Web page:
Click Here for Conference Workshops

Click Here for Tours

NWA Archival Screening Night: call for submissions (Deadline April 12)

Conference Location: 


The Historic Davenport 

10 South Post Street

Spokane, Washington, 99201

NWA Conference Room Rate Details

Conference date no longer available as of April 10.

For more hotel options, see the bottom of the Visitors Information page.

Conference Sponsors

Organizing Committees

Local Arrangements Committee:

  • Nancy Bunker (chair)
  • Stephanie Plowman
  • Anna Harbine

  • Pam Hedquist

  • Jessica Long

  • Dana Bronson

  • Steve Bingo

Program Committee:

  • Terry Badger
  • Becky Butler
  • River Freemont
  • Alisha Graefe
  • Anna Harbine (local arrangements)
  • Libby Hopfauf
  • Heather Mulliner
  • Ben Murphy (chair)
  • Stephanie Plowman (local arrangements)
  • Sara Szobody
  • Jennifer Vanoni

Call For Posters (CLOSED)

The Northwest Archivists 2024 Program Committee welcomes poster proposals in broad support of the Annual Meeting theme Seeking Balance: Sustainability and Adaptation. Deadline for proposals is March 1, 2024. Notification will be made the week of March 11. Submit your proposal using 2024 Poster Proposal Form.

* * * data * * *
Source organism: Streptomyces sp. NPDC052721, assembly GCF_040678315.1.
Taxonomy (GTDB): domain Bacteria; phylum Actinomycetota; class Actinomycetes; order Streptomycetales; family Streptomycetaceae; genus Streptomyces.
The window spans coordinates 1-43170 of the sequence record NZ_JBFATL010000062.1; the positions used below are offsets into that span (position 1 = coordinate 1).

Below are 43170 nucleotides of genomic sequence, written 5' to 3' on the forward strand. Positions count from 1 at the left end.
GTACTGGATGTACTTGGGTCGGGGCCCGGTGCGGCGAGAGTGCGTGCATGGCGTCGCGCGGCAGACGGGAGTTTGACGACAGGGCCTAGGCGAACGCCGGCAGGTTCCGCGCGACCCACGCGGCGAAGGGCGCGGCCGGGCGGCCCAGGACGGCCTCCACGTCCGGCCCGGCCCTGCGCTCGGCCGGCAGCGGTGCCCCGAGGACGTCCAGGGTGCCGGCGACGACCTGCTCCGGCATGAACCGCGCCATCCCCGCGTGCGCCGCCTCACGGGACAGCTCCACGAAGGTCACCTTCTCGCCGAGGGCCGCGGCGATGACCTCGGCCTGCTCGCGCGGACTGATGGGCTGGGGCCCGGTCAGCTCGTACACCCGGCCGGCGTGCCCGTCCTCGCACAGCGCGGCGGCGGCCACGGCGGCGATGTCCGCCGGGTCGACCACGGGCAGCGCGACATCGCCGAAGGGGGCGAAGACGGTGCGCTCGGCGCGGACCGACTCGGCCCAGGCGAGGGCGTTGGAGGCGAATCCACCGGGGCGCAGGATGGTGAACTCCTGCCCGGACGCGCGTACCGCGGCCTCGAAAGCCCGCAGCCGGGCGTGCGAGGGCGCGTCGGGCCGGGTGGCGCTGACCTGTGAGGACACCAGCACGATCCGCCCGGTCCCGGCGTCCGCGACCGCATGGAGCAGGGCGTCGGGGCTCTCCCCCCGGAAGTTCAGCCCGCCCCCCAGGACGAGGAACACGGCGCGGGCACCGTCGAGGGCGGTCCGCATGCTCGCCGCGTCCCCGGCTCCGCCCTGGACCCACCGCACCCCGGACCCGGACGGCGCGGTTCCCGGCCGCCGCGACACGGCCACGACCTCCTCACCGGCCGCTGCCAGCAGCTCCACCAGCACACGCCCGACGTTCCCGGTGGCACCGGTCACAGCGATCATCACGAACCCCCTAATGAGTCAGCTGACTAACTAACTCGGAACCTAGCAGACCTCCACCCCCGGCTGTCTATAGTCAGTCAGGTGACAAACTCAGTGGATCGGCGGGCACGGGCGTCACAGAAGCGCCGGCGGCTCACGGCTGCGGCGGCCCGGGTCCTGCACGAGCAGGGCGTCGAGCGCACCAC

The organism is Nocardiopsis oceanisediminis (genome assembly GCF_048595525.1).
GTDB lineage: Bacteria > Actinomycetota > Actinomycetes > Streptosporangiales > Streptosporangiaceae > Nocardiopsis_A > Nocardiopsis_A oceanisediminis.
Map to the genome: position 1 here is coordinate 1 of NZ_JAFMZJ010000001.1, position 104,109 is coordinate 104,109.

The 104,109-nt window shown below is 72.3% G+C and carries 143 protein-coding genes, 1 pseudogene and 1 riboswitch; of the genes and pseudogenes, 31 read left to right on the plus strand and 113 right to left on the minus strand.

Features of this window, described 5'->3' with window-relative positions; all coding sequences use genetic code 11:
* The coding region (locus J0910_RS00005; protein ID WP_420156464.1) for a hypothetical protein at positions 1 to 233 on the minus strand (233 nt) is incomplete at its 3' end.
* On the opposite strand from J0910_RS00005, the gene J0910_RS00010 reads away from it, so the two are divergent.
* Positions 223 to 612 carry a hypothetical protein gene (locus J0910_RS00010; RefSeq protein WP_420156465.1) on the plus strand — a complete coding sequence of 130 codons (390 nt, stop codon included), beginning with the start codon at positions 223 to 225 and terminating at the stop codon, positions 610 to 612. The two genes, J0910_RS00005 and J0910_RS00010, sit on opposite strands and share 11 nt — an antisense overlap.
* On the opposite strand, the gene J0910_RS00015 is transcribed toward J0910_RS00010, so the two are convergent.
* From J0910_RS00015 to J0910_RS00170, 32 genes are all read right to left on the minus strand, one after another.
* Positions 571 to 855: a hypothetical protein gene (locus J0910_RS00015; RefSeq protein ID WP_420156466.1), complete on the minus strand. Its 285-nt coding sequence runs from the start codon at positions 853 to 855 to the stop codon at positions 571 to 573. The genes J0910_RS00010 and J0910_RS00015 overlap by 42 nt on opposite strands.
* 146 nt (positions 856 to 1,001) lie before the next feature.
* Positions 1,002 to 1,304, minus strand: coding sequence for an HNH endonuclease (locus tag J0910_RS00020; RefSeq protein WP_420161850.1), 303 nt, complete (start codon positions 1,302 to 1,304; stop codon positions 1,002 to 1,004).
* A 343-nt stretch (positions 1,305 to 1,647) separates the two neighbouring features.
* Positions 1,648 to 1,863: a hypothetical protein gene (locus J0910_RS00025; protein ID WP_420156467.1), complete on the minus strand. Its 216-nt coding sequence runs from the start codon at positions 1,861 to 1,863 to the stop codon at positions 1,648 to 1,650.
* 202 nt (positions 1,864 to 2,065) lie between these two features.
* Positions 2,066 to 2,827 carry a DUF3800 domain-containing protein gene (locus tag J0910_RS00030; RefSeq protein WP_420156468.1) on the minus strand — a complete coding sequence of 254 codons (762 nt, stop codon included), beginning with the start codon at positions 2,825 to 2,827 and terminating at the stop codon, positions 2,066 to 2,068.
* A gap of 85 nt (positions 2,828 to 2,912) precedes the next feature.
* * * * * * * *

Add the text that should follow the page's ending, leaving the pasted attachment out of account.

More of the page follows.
More information can be found on our News and Announcements post

Call For Proposals (CLOSED)

See the full Call for Proposals HERE

Fill out your submissions HERE

Session Proposals 

The Program Committee is seeking Session Proposals related to all aspects of archival practice, theory or research that is broadly related to the theme. Any and all ideas are welcome! We especially invite those in allied professions as well as graduate and undergraduate students to participate. 

Proposals might focus on:

  • Collections or research related to conservation, natural resources, waterways, forestry, agriculture, natural disasters, environmental justice or any other issue related to the environment.
  • Sustainability and balance in archival practices: developing sustainable workflows related to processing, digitization, instruction, collection development, donor relations, outreach, records management, reference, public services, disaster preparedness, administration, preservation, accessibility, or any other related topic.